sqlpackage.exe /action:Extract /?
sqlpackage.exe /action:DeployReport /?
- Extract is used to create a database snapshot (a file, .dacpac) from Windows Azure SQL Database or an on-premise SQL Server.
- Export exports the database schema as well as the user data to a BACPAC file from a Windows Azure SQL Database or an on-premise SQL Server.
- Import is the opposite of Export, of course, which imports content from a BACPAC file into a new database on Azure SQL or SQL Server.
- Publish looks at the .dacpac file for schema and incrementally updates the existing database schema—again, this database could be an Azure SQL database or a SQL Server database.
- DeployReport creates a report in XML format; the XML is created by a publish action.
- DriftReport creates an XML of the changes made to a registered database since its last registration.
- Script creates a T-SQL incremental update script to update the schema of the target; it matches the schemas of the source as well as the target.
Let’s now look at some examples
Export the local database to a bacpac file
To export the database using SqlPackage, run the following command.
C:\Program Files (x86)\Microsoft SQL Server\140\DAC\bin>SqlPackage.exe /a:Export /ssn:hqdbt01 /sdn:ApexSQLBackup /tf:C:\SQLShackDemo\ApexSQLBackup.bacpac
- ssn specifies the server name that contains the database,
- sdn defines the source database name,
- tf specifies the location of the dac or bac files.
In the following example, we are connecting to the SQL instance (node2) on Linux.
Let’s start importing the SQLShackDemo database using the BACPAC file. The BACPAC file was exported using SqlPackage.exe in the previous example.
C:\Program Files (x86)\Microsoft SQL Server\140\DAC\bin>SqlPackage.exe /a:Import /sf:C:\SQLShackDemo\ApexSQLBackup.bacpac /tsn:10.2.6.51 /tdn:ApexSQLBackup /tu:sa /tp:thanVitha@2015
- sf specifies the source file to be used as the source of action instead of database.
- tsn specifies the name of the server that hosts the target database,
- tdn specifies the name of the target database,
- tu is the SQL Server user that is used to get access to the target database,
- tp specifies the password that is used to get access to the target database.
SqlPackage.exe makes extracting the dacpac file pretty straightforward, even if we’re working on more than one database. We can even automate this process using PowerShell.
C:\Program Files (x86)\Microsoft SQL Server\140\DAC\bin>SqlPackage.exe /a:Extract /OverwriteFiles:False /tf:"C:\SQLShackDemo\SQLShackDemo.dacpac" /SourceConnectionString:"Data Source=HQDBT01;Initial Catalog=SQLShackDemo;Integrated Security=SSPI;Persist Security Info=False;"
C:\Program Files (x86)\Microsoft SQL Server\140\DAC\bin>SqlPackage.exe /a:Extract /of:False /tf:"C:\SQLShackDemo\SQLShackDemo_1.dacpac" /scs:"Data Source=HQDBT01;Initial Catalog=SQLShackDemo;Integrated Security=SSPI;Persist Security Info=False;"
Change the values of the following parameters as per your environment setup:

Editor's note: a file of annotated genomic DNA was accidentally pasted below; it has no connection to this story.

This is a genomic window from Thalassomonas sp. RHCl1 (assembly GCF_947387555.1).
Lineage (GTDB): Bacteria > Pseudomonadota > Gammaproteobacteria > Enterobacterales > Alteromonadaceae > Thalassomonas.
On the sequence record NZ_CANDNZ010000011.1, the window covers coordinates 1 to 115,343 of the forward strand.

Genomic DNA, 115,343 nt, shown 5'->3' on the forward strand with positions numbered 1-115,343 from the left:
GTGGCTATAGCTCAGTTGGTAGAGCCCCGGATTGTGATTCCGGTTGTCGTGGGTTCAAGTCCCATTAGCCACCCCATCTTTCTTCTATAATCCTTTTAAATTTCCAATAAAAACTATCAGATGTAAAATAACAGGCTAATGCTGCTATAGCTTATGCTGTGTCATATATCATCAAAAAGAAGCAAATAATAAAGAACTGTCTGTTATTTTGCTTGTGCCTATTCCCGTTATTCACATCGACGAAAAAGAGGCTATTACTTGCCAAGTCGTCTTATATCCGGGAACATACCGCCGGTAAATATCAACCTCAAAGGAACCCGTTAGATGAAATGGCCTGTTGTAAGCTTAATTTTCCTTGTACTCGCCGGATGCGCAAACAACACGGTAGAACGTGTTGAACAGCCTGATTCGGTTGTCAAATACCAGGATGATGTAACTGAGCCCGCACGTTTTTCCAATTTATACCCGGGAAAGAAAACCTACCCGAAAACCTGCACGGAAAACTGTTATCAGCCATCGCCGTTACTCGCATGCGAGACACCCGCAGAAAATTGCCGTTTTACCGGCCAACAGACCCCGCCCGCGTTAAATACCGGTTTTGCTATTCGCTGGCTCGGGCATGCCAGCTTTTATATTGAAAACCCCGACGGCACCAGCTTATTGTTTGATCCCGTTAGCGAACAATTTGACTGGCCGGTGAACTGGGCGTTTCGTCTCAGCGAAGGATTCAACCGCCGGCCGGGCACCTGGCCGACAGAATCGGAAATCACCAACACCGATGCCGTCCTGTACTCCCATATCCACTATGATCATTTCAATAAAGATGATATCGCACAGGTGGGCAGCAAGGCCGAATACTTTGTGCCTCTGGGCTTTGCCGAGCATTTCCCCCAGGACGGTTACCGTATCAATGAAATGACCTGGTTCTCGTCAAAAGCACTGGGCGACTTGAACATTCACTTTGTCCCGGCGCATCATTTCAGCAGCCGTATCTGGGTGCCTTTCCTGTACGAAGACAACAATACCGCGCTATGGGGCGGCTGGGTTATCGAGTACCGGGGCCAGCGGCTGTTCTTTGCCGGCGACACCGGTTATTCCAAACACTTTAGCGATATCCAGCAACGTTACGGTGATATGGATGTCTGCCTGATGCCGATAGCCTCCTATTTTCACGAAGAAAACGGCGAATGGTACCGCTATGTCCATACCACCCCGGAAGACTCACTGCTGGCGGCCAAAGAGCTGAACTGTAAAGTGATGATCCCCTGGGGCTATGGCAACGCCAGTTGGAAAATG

- Location of the sqlpackage.exe
- /tf: The target location of the dacpac file
- /scs: Change the ServerName and DatabaseName
This is a great feature for SQL databases deployment. This way, incremental updates are applied very easily without preparing the SQL scripts.
C:\Program Files (x86)\Microsoft SQL Server\140\DAC\bin>SqlPackage.exe /a:Publish /sf:"C:\SQLShackDemo\SQLShackDemo_1.dacpac" /tcs:"Data Source=hqdbt01;Initial Catalog=SQLShackDemo;Integrated Security=SSPI;Persist Security Info=False;"
We can compare any two artifact files and generate the differential script using the scripting option. The diff.txt file is the script file generated by comparing the source file with the target dacpac file.
In the following example, the ApexSQLBackup database is exported to a .dacpac file and then the dacpac file, ApexSQLBackup_3.dacpac is compared with ApexSQLBackup_1.dacpac. The result is then written to a text file.
C:\Program Files (x86)\Microsoft SQL Server\140\DAC\bin>sqlpackage /a:Script /sf:"C:\SQLShackDemo\ApexSQLBackup_3.dacpac" /tf:" C:\SQLShackDemo\ApexSQLBackup_1.dacpac" /tdn:"ApexSQLBackup" /op:"C:\SQLShackDemo\diff.txt"
That’s all for now; but see the index below for more articles in this series
Release management is a culture. It requires a lot of team work and team effort. More importantly, it requires tight documentation and a deep understanding of the system as a whole. With well-defined and refined process along with good teamwork, planning and testing would lead to a successful release management cycle.
After a detailed study, and testing a lot of examples, I can say that there is no one approach to serve one’s purpose—there’s no “One size fits all”. Most of the time, third party tools may fix some of the difficulties while managing the large releases, but not all. And at the same time, native tools could very well handle most of the work in some environments; for example, SQL Server Data Tools can handle the state-based method very well.